Two years after nearly taking home an Interscholastic Athletic Association of Maryland lacrosse title, the St. Paul’s School for Girls showed conclusively Wednesday that, at least for the time being, the A Conference no longer belongs to a single team.
With a little more than a week left in the regular season, the Gators’ 16-9 win over longtime front-runner McDonogh was just the latest sign that the upcoming conference tournament may be a wide-open affair, with St. Paul’s, McDonogh and Notre Dame Prep all prime contenders for a championship, and a handful of other teams capable of upsets.
“I think it’s been building for a while. It didn’t just happen this year,” Gators coach Mary Gagnon said. “I coach club and I see the talent, so I know that it’s very competitive — girls all over just always getting better. McDonogh set the standard … but this has been coming for a while.”
While McDonogh (10-1, 9-1 IAAM A Conference), the top-ranked team in the Nike/US Lacrosse National Girls Top 25, has won 10 of the past 11 A Conference titles, teams like national No. 9 St. Paul’s (8-0, 8-0), No. 18 Notre Dame Prep (6-0, 6-0), Bryn Mawr (7-2, 7-2) and Glenelg Country (6-2, 6-2) have been playing catch-up, building their programs to the point where they can make sustained runs.
Now, with McDonogh’s first loss in the regular season since 2009 and first regular-season league loss since 2008, some of the teams feel an increased sense of optimism that it might be their turn to shine.
“You see other teams [beat McDonogh], then you’re walking on the field and not feeling like you’re already defeated,” Notre Dame Prep coach Mac Ford said. “The aura of invincibility has been with them for 11 years. You walk on the field and you’re already at a disadvantage because you’re playing McDonogh. Mentally, girls are thinking, ‘How are we going to beat this team?’ So it’s sort of like breaking the 4-minute mile. When that mindset was done, then you had a ton of people do it.”
That’s by no means to say that McDonogh can’t still win it, Ford said, particularly when the Eagles have two of the three highest-rated juniors in the nation, according to Inside Lacrosse, in midfielder Kori Edmondson (Maryland) and attack Caroline Godine (North Carolina), in addition to 13 other Division I signees.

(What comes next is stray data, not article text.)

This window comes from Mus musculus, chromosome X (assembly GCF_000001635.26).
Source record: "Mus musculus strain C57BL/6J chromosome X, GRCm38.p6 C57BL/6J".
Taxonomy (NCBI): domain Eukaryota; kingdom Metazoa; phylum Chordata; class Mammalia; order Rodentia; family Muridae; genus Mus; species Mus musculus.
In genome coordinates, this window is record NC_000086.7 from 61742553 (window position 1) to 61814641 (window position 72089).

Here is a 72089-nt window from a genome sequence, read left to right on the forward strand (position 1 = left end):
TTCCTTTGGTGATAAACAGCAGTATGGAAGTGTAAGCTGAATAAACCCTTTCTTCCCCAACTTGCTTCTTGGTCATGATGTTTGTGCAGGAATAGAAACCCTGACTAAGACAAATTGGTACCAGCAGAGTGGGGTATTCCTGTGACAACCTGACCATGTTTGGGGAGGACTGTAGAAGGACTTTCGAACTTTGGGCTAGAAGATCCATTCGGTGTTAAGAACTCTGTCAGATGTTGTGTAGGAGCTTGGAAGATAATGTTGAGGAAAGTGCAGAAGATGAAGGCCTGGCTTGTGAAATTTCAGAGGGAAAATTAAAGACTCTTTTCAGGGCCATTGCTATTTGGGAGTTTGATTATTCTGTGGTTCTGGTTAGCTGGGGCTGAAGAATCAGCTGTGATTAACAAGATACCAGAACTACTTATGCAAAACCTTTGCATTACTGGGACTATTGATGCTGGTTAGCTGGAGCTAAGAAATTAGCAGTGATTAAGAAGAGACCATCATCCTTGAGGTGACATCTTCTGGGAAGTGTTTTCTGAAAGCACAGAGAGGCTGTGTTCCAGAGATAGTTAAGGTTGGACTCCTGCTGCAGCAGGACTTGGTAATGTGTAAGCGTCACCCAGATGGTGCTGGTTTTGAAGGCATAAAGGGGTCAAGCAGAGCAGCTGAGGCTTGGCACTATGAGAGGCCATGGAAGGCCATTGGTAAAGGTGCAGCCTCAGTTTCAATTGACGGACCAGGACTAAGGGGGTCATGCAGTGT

“They’re still a terrific team with very, very good players. They might be a little young this year, but they still have two of the top three players in their class … so they’re going to be a tough out,” Ford said, “Just because they lost one [game], they might’ve just had a bad day.”
The underclassmen-dominated Eagles are eager to prove that was the case. Coach Taylor Cummings said she relishes the opportunity to challenge her inexperienced squad, which has been hindered by slow starts in a handful of games this season.
“I think this is a great learning opportunity,” Cummings said following the loss, in which her team found itself down 10-0 in the first half. “It’s a very young team. This was the first really big game that we knew coming into it was going to be a big game. I think we got caught on our heels a little bit, and once we settled in I thought our second half was a much better half of lacrosse and more on-brand for how we play.”
Each of the top contenders will face significant challenges in the final week, with McDonogh facing Glenelg Country on Friday and Notre Dame Prep next Wednesday, and St. Paul’s facing Bryn Mawr on Saturday and Notre Dame Prep next Friday. Those games will go a long way in determining seeding for next month’s tournament, which will culminate with the A Conference final May 15 at US Lacrosse headquarters in Sparks.
“That’s why this is the best league you can play in in the country, because every game is meaningful and difficult,” Gagnon said. “You can’t take anyone for granted.”